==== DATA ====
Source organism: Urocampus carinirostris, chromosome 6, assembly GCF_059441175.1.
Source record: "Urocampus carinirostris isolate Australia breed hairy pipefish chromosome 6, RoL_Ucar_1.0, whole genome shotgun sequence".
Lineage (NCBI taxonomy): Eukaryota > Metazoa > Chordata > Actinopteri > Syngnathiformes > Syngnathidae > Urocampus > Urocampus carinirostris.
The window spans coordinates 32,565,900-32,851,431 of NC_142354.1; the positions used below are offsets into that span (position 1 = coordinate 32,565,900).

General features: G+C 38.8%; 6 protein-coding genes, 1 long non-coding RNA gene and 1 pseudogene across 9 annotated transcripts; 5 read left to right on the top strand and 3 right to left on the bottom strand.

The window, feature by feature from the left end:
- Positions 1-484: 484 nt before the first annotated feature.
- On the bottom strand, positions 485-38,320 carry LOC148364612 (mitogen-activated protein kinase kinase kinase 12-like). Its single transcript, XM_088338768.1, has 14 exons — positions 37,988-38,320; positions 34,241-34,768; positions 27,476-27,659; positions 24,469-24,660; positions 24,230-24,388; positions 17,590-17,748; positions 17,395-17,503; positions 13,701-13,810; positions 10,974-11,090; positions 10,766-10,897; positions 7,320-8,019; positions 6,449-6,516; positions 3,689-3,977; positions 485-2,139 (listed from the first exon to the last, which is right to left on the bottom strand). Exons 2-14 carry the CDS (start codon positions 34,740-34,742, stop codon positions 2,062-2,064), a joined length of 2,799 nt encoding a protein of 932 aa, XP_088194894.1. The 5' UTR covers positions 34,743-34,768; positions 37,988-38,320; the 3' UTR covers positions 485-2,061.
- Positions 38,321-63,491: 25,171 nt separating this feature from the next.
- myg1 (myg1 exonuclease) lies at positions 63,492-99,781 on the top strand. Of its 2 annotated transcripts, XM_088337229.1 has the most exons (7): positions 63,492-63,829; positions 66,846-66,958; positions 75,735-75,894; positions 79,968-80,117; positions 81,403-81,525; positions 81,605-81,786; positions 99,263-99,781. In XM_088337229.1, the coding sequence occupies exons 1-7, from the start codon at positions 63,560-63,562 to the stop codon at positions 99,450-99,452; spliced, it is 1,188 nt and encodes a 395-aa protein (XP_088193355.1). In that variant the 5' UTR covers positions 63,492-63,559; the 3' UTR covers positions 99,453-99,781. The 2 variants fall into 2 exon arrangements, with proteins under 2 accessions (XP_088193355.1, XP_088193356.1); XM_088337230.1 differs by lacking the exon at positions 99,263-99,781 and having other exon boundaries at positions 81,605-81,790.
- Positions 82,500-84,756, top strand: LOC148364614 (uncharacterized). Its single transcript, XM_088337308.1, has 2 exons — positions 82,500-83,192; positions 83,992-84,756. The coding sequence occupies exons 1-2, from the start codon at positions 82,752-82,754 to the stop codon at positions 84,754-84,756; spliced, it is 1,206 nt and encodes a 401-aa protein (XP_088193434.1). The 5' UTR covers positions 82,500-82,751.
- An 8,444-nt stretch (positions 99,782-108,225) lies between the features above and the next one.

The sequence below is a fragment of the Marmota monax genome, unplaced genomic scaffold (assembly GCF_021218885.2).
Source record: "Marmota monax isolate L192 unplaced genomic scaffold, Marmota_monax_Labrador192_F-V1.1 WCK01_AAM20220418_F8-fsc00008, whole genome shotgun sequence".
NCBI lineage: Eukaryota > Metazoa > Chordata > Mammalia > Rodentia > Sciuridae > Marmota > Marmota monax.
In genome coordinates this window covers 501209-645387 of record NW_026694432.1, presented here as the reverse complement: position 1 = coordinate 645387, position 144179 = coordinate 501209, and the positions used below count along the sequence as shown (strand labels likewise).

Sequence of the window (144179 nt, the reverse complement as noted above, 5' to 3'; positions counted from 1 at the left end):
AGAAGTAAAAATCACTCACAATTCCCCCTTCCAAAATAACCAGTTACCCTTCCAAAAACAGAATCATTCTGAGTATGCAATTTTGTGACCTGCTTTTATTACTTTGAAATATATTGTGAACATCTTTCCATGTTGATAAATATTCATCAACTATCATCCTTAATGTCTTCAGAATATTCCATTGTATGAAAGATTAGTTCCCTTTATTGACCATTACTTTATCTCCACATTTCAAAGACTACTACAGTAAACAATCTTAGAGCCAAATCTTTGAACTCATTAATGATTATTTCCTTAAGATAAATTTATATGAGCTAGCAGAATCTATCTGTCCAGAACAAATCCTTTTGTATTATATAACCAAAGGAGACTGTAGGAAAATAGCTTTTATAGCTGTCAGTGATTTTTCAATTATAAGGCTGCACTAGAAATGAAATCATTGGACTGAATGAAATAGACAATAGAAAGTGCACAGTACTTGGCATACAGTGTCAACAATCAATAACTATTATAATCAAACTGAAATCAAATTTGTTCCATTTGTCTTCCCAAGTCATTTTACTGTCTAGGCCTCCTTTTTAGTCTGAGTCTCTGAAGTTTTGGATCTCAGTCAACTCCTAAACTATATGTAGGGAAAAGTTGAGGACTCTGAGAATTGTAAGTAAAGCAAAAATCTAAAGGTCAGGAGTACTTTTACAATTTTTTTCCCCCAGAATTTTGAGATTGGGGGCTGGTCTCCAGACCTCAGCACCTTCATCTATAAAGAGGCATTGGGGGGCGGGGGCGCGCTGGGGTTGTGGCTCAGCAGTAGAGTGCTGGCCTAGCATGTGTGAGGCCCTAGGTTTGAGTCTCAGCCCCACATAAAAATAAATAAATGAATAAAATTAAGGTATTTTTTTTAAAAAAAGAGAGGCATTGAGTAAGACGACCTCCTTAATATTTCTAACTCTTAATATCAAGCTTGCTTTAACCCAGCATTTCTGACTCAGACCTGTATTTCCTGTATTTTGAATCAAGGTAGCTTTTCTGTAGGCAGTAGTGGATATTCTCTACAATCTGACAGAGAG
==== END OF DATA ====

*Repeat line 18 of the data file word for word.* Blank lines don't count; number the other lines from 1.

AGAAGTAAAAATCACTCACAATTCCCCCTTCCAAAATAACCAGTTACCCTTCCAAAAACAGAATCATTCTGAGTATGCAATTTTGTGACCTGCTTTTATTACTTTGAAATATATTGTGAACATCTTTCCATGTTGATAAATATTCATCAACTATCATCCTTAATGTCTTCAGAATATTCCATTGTATGAAAGATTAGTTCCCTTTATTGACCATTACTTTATCTCCACATTTCAAAGACTACTACAGTAAACAATCTTAGAGCCAAATCTTTGAACTCATTAATGATTATTTCCTTAAGATAAATTTATATGAGCTAGCAGAATCTATCTGTCCAGAACAAATCCTTTTGTATTATATAACCAAAGGAGACTGTAGGAAAATAGCTTTTATAGCTGTCAGTGATTTTTCAATTATAAGGCTGCACTAGAAATGAAATCATTGGACTGAATGAAATAGACAATAGAAAGTGCACAGTACTTGGCATACAGTGTCAACAATCAATAACTATTATAATCAAACTGAAATCAAATTTGTTCCATTTGTCTTCCCAAGTCATTTTACTGTCTAGGCCTCCTTTTTAGTCTGAGTCTCTGAAGTTTTGGATCTCAGTCAACTCCTAAACTATATGTAGGGAAAAGTTGAGGACTCTGAGAATTGTAAGTAAAGCAAAAATCTAAAGGTCAGGAGTACTTTTACAATTTTTTTCCCCCAGAATTTTGAGATTGGGGGCTGGTCTCCAGACCTCAGCACCTTCATCTATAAAGAGGCATTGGGGGGCGGGGGCGCGCTGGGGTTGTGGCTCAGCAGTAGAGTGCTGGCCTAGCATGTGTGAGGCCCTAGGTTTGAGTCTCAGCCCCACATAAAAATAAATAAATGAATAAAATTAAGGTATTTTTTTTAAAAAAAGAGAGGCATTGAGTAAGACGACCTCCTTAATATTTCTAACTCTTAATATCAAGCTTGCTTTAACCCAGCATTTCTGACTCAGACCTGTATTTCCTGTATTTTGAATCAAGGTAGCTTTTCTGTAGGCAGTAGTGGATATTCTCTACAATCTGACAGAGAG